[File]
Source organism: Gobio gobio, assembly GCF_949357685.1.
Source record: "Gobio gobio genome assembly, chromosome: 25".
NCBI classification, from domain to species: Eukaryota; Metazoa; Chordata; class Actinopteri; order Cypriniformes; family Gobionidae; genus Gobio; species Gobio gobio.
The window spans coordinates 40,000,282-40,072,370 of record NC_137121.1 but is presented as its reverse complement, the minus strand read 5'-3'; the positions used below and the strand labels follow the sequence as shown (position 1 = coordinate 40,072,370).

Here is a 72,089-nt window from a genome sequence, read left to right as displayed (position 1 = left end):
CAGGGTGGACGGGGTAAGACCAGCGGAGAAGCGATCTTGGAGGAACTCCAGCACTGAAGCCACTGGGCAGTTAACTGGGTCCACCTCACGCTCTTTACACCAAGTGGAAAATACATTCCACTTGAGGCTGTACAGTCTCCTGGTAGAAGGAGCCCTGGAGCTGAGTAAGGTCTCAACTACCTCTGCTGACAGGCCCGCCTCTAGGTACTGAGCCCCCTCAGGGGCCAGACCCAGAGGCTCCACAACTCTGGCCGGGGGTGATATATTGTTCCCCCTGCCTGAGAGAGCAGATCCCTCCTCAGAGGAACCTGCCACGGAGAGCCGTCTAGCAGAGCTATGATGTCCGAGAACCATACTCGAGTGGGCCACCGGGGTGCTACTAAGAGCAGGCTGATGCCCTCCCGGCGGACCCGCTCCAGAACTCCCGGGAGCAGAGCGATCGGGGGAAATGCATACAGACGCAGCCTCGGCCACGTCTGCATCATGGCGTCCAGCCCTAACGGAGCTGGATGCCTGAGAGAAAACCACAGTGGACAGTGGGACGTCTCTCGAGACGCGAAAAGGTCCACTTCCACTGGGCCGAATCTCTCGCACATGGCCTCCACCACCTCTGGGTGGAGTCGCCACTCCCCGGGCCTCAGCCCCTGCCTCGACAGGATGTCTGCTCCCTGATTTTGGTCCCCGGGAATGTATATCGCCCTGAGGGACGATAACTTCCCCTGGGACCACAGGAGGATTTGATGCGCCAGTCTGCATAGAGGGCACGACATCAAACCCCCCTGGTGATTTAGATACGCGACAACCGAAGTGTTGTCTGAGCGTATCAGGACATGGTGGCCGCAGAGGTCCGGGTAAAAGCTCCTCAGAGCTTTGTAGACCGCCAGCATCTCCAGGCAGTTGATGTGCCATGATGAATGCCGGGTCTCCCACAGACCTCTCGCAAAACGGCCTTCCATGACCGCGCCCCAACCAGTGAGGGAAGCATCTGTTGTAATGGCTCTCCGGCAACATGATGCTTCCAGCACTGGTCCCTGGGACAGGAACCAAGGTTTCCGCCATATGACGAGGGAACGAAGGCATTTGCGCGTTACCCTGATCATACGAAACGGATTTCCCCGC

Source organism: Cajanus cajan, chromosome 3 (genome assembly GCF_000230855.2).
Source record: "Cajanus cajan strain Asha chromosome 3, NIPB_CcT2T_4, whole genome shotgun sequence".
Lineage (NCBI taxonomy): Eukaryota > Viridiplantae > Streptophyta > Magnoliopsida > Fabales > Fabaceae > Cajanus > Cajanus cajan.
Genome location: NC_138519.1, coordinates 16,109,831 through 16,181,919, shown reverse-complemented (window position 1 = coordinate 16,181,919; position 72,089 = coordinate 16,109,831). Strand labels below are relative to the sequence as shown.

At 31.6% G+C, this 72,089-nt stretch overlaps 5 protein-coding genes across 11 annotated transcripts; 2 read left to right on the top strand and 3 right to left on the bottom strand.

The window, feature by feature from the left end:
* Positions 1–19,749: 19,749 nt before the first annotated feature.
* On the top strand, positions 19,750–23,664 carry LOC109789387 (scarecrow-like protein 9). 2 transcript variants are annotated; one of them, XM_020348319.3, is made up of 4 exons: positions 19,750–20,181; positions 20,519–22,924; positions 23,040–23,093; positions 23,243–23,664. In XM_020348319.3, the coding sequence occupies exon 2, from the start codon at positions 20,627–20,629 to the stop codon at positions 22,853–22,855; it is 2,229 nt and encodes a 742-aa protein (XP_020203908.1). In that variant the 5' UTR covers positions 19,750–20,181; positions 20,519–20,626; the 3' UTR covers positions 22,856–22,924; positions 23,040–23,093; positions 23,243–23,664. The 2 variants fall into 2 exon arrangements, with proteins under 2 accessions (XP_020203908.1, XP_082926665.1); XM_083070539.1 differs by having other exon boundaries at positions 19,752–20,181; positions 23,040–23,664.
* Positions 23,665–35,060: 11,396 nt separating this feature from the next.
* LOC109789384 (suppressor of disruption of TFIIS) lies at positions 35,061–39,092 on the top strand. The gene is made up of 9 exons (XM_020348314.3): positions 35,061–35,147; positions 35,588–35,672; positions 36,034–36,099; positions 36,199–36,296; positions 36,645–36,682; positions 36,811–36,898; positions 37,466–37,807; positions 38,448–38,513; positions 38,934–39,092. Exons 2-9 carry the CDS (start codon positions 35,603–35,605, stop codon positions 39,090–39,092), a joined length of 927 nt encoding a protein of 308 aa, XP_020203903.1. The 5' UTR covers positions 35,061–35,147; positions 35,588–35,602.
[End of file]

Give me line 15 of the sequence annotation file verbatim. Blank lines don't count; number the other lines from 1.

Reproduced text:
* Positions 23,665–35,060: 11,396 nt separating this feature from the next.